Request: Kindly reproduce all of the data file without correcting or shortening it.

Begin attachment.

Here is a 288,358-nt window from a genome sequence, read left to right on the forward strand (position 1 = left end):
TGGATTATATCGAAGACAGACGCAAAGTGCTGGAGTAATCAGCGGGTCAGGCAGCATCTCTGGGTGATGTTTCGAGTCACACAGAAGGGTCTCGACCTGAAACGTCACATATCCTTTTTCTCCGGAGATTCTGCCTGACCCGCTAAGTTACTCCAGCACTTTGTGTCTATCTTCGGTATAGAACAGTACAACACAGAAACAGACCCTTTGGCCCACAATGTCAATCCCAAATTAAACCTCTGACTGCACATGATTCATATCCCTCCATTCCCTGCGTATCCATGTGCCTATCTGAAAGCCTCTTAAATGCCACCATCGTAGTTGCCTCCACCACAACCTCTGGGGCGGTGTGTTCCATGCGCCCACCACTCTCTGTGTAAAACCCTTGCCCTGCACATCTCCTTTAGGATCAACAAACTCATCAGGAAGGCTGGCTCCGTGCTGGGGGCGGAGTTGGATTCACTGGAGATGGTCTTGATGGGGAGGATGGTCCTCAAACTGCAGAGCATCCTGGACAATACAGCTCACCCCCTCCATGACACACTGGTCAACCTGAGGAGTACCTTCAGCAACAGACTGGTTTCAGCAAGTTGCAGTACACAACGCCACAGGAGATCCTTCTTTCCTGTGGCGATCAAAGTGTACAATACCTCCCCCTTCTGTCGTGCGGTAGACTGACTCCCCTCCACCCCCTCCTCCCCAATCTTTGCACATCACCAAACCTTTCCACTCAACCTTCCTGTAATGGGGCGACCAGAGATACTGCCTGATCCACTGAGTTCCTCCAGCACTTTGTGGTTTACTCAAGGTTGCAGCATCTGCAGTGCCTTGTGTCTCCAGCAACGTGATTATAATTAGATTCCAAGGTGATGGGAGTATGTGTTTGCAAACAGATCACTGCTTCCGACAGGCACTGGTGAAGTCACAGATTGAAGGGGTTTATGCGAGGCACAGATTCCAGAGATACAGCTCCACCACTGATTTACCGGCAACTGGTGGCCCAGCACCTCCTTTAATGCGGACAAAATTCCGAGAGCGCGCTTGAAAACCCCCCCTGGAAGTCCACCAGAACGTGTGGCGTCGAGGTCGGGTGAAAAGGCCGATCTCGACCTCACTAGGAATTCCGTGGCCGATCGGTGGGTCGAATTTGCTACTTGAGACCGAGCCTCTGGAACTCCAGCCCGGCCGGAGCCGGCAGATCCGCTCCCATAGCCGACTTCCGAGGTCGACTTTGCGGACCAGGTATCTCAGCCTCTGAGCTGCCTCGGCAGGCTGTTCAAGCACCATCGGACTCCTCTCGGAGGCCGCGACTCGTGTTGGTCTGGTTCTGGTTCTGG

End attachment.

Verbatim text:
Here is a 288,358-nt window from a genome sequence, read left to right on the forward strand (position 1 = left end):
TGGATTATATCGAAGACAGACGCAAAGTGCTGGAGTAATCAGCGGGTCAGGCAGCATCTCTGGGTGATGTTTCGAGTCACACAGAAGGGTCTCGACCTGAAACGTCACATATCCTTTTTCTCCGGAGATTCTGCCTGACCCGCTAAGTTACTCCAGCACTTTGTGTCTATCTTCGGTATAGAACAGTACAACACAGAAACAGACCCTTTGGCCCACAATGTCAATCCCAAATTAAACCTCTGACTGCACATGATTCATATCCCTCCATTCCCTGCGTATCCATGTGCCTATCTGAAAGCCTCTTAAATGCCACCATCGTAGTTGCCTCCACCACAACCTCTGGGGCGGTGTGTTCCATGCGCCCACCACTCTCTGTGTAAAACCCTTGCCCTGCACATCTCCTTTAGGATCAACAAACTCATCAGGAAGGCTGGCTCCGTGCTGGGGGCGGAGTTGGATTCACTGGAGATGGTCTTGATGGGGAGGATGGTCCTCAAACTGCAGAGCATCCTGGACAATACAGCTCACCCCCTCCATGACACACTGGTCAACCTGAGGAGTACCTTCAGCAACAGACTGGTTTCAGCAAGTTGCAGTACACAACGCCACAGGAGATCCTTCTTTCCTGTGGCGATCAAAGTGTACAATACCTCCCCCTTCTGTCGTGCGGTAGACTGACTCCCCTCCACCCCCTCCTCCCCAATCTTTGCACATCACCAAACCTTTCCACTCAACCTTCCTGTAATGGGGCGACCAGAGATACTGCCTGATCCACTGAGTTCCTCCAGCACTTTGTGGTTTACTCAAGGTTGCAGCATCTGCAGTGCCTTGTGTCTCCAGCAACGTGATTATAATTAGATTCCAAGGTGATGGGAGTATGTGTTTGCAAACAGATCACTGCTTCCGACAGGCACTGGTGAAGTCACAGATTGAAGGGGTTTATGCGAGGCACAGATTCCAGAGATACAGCTCCACCACTGATTTACCGGCAACTGGTGGCCCAGCACCTCCTTTAATGCGGACAAAATTCCGAGAGCGCGCTTGAAAACCCCCCCTGGAAGTCCACCAGAACGTGTGGCGTCGAGGTCGGGTGAAAAGGCCGATCTCGACCTCACTAGGAATTCCGTGGCCGATCGGTGGGTCGAATTTGCTACTTGAGACCGAGCCTCTGGAACTCCAGCCCGGCCGGAGCCGGCAGATCCGCTCCCATAGCCGACTTCCGAGGTCGACTTTGCGGACCAGGTATCTCAGCCTCTGAGCTGCCTCGGCAGGCTGTTCAAGCACCATCGGACTCCTCTCGGAGGCCGCGACTCGTGTTGGTCTGGTTCTGGTTCTGG